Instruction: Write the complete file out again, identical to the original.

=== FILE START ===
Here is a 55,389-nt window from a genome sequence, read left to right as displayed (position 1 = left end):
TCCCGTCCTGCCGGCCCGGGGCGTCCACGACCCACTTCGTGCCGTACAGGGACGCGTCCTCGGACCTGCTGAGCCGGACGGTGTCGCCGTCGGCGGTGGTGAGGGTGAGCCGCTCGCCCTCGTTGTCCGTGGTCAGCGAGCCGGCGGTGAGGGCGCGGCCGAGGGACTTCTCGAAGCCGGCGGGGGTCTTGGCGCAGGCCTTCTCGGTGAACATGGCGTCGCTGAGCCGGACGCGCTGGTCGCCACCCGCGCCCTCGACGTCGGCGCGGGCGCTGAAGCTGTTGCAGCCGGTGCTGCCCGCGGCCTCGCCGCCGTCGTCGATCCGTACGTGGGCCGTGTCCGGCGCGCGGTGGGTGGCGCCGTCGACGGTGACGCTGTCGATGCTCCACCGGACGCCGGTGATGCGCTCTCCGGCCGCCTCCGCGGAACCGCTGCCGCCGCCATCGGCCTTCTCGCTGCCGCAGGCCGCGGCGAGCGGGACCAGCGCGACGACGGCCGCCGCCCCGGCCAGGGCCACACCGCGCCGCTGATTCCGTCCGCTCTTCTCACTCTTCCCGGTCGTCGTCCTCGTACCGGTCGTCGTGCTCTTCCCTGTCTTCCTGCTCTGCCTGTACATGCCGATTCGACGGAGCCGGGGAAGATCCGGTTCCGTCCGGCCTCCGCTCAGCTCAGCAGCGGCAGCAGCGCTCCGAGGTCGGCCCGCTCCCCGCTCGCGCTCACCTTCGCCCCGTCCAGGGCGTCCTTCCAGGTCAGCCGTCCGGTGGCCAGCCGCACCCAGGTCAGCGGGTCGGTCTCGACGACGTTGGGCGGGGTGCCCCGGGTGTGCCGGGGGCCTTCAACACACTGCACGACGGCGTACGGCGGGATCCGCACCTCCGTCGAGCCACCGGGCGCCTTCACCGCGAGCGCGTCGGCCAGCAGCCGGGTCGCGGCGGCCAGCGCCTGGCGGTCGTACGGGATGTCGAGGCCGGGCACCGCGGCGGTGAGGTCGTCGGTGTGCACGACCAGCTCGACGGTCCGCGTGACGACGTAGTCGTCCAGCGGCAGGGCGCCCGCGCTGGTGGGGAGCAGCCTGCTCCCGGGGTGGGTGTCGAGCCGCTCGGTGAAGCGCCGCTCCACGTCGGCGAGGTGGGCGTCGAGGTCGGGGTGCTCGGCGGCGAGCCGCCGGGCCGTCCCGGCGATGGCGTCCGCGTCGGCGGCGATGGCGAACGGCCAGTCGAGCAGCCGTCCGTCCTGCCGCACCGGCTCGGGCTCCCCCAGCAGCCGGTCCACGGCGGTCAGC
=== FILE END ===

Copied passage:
Here is a 55,389-nt window from a genome sequence, read left to right as displayed (position 1 = left end):
TCCCGTCCTGCCGGCCCGGGGCGTCCACGACCCACTTCGTGCCGTACAGGGACGCGTCCTCGGACCTGCTGAGCCGGACGGTGTCGCCGTCGGCGGTGGTGAGGGTGAGCCGCTCGCCCTCGTTGTCCGTGGTCAGCGAGCCGGCGGTGAGGGCGCGGCCGAGGGACTTCTCGAAGCCGGCGGGGGTCTTGGCGCAGGCCTTCTCGGTGAACATGGCGTCGCTGAGCCGGACGCGCTGGTCGCCACCCGCGCCCTCGACGTCGGCGCGGGCGCTGAAGCTGTTGCAGCCGGTGCTGCCCGCGGCCTCGCCGCCGTCGTCGATCCGTACGTGGGCCGTGTCCGGCGCGCGGTGGGTGGCGCCGTCGACGGTGACGCTGTCGATGCTCCACCGGACGCCGGTGATGCGCTCTCCGGCCGCCTCCGCGGAACCGCTGCCGCCGCCATCGGCCTTCTCGCTGCCGCAGGCCGCGGCGAGCGGGACCAGCGCGACGACGGCCGCCGCCCCGGCCAGGGCCACACCGCGCCGCTGATTCCGTCCGCTCTTCTCACTCTTCCCGGTCGTCGTCCTCGTACCGGTCGTCGTGCTCTTCCCTGTCTTCCTGCTCTGCCTGTACATGCCGATTCGACGGAGCCGGGGAAGATCCGGTTCCGTCCGGCCTCCGCTCAGCTCAGCAGCGGCAGCAGCGCTCCGAGGTCGGCCCGCTCCCCGCTCGCGCTCACCTTCGCCCCGTCCAGGGCGTCCTTCCAGGTCAGCCGTCCGGTGGCCAGCCGCACCCAGGTCAGCGGGTCGGTCTCGACGACGTTGGGCGGGGTGCCCCGGGTGTGCCGGGGGCCTTCAACACACTGCACGACGGCGTACGGCGGGATCCGCACCTCCGTCGAGCCACCGGGCGCCTTCACCGCGAGCGCGTCGGCCAGCAGCCGGGTCGCGGCGGCCAGCGCCTGGCGGTCGTACGGGATGTCGAGGCCGGGCACCGCGGCGGTGAGGTCGTCGGTGTGCACGACCAGCTCGACGGTCCGCGTGACGACGTAGTCGTCCAGCGGCAGGGCGCCCGCGCTGGTGGGGAGCAGCCTGCTCCCGGGGTGGGTGTCGAGCCGCTCGGTGAAGCGCCGCTCCACGTCGGCGAGGTGGGCGTCGAGGTCGGGGTGCTCGGCGGCGAGCCGCCGGGCCGTCCCGGCGATGGCGTCCGCGTCGGCGGCGATGGCGAACGGCCAGTCGAGCAGCCGTCCGTCCTGCCGCACCGGCTCGGGCTCCCCCAGCAGCCGGTCCACGGCGGTCAGC